Returning from to Keet Aglong in the evening, after several days away from the village, the party headed straight to the inn (the Grinwold's Eaves), which had been their base for the last month or so. They were greeted with an uncomfortable quiet, but nonetheless sat down and ordered some food and drinks from the innkeeper. Barur inquired of the man if there was something wrong, or if something untoward had happened in the last few days, and was told that there had been some kind of trouble, and that they would find out about it soon enough.
Shortly a group of armed guards entered the inn, walked straight up to Aergyl and requested that he accompany them to the village temple, located on a mound to the north of the settlement. He complied, and went peacefully with them, a little unsure of what they wanted or what was to come. Upon reaching the temple he was met by the village priest, a short stocky man whom the party had not previously encountered. It was revealed that Aergyl was to be put to trial for dealing with the dark gods of Chaos - news of the cursing of the smith had, obviously, spread quickly.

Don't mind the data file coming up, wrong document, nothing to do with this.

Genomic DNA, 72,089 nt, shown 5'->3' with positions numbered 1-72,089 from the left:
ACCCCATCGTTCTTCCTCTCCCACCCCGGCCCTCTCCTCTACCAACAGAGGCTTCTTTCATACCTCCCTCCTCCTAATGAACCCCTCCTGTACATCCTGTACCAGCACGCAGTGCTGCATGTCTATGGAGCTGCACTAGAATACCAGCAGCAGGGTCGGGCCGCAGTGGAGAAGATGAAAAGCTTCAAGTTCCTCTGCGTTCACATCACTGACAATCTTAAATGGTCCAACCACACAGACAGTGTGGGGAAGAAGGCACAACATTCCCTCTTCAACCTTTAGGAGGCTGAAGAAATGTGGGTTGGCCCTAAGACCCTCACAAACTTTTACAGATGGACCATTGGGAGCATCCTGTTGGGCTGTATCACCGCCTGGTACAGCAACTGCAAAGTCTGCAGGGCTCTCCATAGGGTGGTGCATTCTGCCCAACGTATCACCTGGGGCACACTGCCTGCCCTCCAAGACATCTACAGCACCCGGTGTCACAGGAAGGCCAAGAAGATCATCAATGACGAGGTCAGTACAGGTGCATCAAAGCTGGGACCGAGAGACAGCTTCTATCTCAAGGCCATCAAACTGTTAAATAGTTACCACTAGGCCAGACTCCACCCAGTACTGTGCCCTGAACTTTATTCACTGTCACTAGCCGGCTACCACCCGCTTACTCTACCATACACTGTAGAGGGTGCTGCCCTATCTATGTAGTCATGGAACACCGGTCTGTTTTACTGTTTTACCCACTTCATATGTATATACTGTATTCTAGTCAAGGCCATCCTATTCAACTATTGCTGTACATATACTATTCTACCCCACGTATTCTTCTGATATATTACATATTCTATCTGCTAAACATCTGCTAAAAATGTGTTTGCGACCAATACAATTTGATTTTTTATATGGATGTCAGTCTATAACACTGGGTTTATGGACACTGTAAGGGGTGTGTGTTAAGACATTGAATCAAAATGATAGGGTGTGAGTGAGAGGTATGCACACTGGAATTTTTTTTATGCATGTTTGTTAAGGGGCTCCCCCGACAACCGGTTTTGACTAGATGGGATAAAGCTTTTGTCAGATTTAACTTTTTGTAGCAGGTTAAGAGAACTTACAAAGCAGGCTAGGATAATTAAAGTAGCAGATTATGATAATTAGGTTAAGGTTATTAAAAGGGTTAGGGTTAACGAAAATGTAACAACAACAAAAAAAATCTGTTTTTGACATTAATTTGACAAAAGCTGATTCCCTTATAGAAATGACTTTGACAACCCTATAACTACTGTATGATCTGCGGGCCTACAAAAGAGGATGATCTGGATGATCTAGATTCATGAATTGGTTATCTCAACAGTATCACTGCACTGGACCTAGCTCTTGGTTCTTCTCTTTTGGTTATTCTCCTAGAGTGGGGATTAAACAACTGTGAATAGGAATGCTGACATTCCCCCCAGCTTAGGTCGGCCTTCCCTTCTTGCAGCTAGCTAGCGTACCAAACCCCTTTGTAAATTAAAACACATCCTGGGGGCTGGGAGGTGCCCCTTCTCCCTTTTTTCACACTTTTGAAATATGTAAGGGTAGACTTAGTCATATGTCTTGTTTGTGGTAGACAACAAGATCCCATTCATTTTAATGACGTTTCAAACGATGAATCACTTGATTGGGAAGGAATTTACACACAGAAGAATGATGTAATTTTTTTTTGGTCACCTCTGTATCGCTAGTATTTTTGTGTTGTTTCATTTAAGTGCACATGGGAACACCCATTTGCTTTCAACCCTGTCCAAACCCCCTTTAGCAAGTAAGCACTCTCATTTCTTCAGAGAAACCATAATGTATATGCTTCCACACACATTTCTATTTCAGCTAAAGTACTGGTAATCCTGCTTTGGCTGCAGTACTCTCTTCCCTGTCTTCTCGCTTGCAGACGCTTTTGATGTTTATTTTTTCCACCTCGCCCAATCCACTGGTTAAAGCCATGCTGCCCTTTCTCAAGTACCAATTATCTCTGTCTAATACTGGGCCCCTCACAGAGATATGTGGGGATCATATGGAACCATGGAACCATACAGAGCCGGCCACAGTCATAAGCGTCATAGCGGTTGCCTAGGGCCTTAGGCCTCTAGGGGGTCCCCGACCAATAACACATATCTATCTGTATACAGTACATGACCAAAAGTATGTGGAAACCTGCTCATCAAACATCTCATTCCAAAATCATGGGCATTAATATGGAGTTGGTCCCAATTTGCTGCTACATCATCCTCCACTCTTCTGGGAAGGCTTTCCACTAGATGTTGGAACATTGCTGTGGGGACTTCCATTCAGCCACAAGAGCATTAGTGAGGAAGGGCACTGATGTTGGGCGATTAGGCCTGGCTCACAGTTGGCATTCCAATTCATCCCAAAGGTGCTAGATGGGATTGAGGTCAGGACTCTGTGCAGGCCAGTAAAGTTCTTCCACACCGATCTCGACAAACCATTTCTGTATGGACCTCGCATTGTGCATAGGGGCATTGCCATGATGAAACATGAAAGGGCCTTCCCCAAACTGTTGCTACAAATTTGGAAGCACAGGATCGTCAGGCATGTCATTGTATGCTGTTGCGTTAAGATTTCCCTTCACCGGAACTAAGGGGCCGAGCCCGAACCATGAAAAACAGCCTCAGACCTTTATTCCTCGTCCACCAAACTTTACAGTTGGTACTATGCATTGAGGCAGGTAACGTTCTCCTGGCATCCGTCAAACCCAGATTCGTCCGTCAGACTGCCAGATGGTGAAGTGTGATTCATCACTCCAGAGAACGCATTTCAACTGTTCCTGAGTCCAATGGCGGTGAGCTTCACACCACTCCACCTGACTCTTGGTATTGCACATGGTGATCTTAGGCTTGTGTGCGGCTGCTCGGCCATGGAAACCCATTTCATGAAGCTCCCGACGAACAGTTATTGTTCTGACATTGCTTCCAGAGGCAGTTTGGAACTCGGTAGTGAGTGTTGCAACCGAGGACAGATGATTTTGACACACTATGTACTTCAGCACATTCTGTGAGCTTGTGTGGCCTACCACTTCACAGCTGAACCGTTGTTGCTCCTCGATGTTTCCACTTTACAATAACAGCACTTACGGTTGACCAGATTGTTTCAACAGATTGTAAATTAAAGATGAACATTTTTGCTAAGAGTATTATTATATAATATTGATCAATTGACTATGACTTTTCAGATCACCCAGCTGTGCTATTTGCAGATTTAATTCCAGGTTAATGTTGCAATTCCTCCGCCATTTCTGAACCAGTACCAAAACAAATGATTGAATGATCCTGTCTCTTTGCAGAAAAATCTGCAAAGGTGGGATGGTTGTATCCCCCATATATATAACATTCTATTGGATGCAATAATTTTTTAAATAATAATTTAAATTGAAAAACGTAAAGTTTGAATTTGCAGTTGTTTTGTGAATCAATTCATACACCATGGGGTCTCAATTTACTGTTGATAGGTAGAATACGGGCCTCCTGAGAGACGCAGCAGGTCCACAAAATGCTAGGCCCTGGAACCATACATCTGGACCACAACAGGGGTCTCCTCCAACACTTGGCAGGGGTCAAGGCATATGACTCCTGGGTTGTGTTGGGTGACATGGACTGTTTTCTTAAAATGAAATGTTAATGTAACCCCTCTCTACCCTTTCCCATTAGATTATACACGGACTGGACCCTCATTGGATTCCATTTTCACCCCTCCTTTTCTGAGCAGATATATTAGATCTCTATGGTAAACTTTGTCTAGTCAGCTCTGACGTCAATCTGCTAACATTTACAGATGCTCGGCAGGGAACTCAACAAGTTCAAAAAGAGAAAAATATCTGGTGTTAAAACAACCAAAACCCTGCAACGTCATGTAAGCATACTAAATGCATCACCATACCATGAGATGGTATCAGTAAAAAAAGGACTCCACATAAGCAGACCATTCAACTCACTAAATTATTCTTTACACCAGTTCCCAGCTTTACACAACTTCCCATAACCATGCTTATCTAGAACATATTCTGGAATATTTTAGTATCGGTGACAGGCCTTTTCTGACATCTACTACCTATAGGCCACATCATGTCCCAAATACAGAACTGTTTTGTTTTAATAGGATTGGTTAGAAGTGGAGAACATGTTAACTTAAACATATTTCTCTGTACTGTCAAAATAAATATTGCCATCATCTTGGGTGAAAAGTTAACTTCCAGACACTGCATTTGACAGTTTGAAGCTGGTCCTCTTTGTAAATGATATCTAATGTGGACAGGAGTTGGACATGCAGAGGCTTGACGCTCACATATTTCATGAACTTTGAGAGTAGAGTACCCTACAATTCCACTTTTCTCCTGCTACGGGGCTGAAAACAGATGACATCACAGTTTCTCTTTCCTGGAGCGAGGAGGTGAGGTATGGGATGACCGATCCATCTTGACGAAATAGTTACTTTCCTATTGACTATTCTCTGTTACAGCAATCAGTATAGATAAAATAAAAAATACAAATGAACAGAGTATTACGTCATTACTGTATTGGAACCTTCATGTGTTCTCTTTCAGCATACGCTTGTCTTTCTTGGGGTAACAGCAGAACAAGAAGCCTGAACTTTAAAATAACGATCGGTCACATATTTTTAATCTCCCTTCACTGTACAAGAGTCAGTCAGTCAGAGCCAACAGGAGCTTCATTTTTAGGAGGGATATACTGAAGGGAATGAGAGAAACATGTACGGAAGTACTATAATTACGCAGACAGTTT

The chosen form of the trial was by calling on the judgement of the high gods by means of the runes. Three village elders were present, each as a representative of one of the forces of Order: Blenworth, captain of the guard, on behalf of the King, Meredith, local herbalist, on behalf of the earth gods, and the priest on behalf of the high gods. Each selected a rune, giving three possible fates for the defendant. The runes of Death, Exile and Mercy were selected. The judgement of the god Baal was then called upon, as to which of these three fates should come to pass. *
The rune of Death was revealed, and Aergyl's fate was sealed. He was hurried off to the cell in the guards' barracks, to be taken to Aglong on the morrow to meet his doom.
Barur and his henchmen saw Aergyl being taken, and attempted to intervene, asking the guard captain what had happened, and pleading Aergyl's innocence. But the guards wouldn't question the judgement of the gods, and threw the necromancer into the cell.